On Wednesday the 7th of February Rona MacKay MSP will lead a Member’s debate at Holyrood on the need for better recognition of deafblindness in Scotland. Unlike other parts of the UK and many European countries Scotland does not currently recognise Deafblindness as a distinct disability. The World Health Organisation (WHO), alongside other countries, have adopted the Nordic definition of deafblindness which states:
Deafblindness is a combined vision and hearing impairment of such severity that it is hard for the impaired senses to compensate for each other. Thus, deafblindness is a distinct disability.
Deafblind Scotland have worked with the Parliamentary Cross-party Group on Deafness to develop a Declaration defining deafblindness and are calling for the Government to adopt this Nordic definition in Scotland.
Annabelle Ewing MSP, Co-chair of Deafblind Definition Working Group stated “I was pleased to have been able to co-chair the working group on the definition of Deafblindness along with Julie Ferguson. It was evident to me that deafblindness is a distinct condition that requires a distinct approach. I am delighted that there is now a proposed legal definition on the table and I would call on the Scottish Government to now proceed with its adoption.”
Defining Deafblindness is a crucial step toward recognising and diagnosing dual sensory loss at the earliest point making it possible for people to gain new skills such as learning tactile languages before the condition progresses.
Julie Ferguson who is living with Deafblindness and is a teacher living in Orkney said “This work is very important to me because I’ve experienced how essential it is for deafblind people to receive specific support. I grew up as a deaf person but I started losing my eyesight in my late teens. Suddenly I couldn’t use my eyesight to help me manage my deafness and when I was given advice for my sight loss, the advice relied on me being able to hear well. I felt like I was on my own, trying to learn how to cope, work, and lead a fulfilling life. Adopting this definition in Scotland will reduce isolation and increase life satisfaction for so many of us”.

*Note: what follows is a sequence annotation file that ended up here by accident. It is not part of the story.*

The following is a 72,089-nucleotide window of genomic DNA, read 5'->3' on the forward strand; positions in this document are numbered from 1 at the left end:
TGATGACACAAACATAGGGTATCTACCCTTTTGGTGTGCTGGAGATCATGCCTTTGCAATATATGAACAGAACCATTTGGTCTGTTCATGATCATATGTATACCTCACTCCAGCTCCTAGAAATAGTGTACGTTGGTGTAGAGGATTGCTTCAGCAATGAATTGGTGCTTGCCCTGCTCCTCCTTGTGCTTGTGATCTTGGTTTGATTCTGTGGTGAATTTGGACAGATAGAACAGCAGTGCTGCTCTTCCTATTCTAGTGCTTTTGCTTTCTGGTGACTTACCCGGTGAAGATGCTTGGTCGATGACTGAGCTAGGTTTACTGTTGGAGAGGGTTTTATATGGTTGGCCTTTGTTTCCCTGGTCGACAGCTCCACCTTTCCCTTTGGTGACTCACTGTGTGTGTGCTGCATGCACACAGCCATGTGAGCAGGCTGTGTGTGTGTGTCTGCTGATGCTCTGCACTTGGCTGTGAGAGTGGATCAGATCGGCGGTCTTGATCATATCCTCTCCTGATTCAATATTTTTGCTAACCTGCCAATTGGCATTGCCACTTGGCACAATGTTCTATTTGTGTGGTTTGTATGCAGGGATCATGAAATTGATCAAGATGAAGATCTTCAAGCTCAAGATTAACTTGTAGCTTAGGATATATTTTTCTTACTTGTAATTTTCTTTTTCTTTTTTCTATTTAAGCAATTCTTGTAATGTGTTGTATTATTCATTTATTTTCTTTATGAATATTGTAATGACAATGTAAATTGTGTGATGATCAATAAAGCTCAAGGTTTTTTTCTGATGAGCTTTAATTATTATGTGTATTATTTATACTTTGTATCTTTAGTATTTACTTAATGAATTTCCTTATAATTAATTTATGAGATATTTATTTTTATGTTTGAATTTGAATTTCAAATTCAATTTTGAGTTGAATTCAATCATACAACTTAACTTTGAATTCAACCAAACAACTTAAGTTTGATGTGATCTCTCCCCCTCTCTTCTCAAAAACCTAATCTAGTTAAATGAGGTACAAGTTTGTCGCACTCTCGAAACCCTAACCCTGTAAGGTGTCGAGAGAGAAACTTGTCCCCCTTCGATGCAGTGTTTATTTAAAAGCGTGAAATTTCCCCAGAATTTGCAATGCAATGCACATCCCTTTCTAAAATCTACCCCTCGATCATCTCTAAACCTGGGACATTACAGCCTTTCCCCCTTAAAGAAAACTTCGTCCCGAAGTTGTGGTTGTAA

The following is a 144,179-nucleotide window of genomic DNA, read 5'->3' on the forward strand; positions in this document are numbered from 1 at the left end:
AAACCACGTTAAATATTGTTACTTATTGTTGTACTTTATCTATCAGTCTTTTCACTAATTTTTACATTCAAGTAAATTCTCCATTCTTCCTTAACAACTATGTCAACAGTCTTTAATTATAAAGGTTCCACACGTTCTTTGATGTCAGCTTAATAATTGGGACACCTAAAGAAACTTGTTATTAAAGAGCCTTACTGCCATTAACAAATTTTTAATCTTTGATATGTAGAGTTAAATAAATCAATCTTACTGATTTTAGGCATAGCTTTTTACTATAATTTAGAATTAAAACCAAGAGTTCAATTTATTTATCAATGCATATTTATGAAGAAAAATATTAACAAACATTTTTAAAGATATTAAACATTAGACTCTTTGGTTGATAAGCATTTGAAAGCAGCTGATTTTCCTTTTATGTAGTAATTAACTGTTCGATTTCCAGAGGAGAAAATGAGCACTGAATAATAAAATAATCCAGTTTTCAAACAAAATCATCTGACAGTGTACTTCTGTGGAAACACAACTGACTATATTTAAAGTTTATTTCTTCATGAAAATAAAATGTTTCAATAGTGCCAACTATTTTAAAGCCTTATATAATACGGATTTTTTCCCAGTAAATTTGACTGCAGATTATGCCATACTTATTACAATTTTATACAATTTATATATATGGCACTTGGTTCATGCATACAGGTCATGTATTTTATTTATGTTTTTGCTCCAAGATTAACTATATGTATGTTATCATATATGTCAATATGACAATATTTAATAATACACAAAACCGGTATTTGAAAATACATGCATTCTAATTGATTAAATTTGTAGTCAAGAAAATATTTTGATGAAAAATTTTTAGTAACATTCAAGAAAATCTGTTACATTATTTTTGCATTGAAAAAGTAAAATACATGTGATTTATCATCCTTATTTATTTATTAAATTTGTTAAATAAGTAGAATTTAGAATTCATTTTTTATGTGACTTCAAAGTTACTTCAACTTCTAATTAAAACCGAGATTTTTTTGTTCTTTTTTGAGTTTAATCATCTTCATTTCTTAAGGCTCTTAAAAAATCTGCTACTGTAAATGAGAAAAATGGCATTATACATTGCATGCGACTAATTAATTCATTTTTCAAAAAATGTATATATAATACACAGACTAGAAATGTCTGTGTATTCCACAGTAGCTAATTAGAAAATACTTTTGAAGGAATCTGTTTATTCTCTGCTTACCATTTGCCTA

Rona Mackay, MSP for Strathkelvin and Bearsden said: “I’m delighted to be leading a debate at Holyrood on Wednesday, February 7 on Deafblindness being formally recognised in Scotland as a distinct disability, after putting forward a motion at the Scottish Parliament. It is a crucial step towards identifying, diagnosing and supporting people with dual sensory loss. Under the leadership of CEO Isabella Goldie, the inspirational team at Deafblind Scotland whose state-of-the-art HQ is based at Lenzie in my constituency, are doing so much to make life better for people with dual sensory impairment. I applaud Deafblind Scotland, its members, staff and volunteers, for working to ensure that lived experience plays an integral part in informing policy.
Notes to Editor:
- Current researchestimates more than 30,000 people live with the condition in Scotland, and this number is set to rise in line with an aging population[i].
- The full Nordic Definition on Deafblindness is available here[ii]
- Deafblind Scotland are Scotland’s only national charity and service specialising in deafblindness and are the national authority on the condition[iii]
[i] Kösters, N., McMenemy, A., and Johnson, C., 2022. Prevalence rates for those with dual sensory loss and dementia in Scotland. Datafakts Ltd., Research report.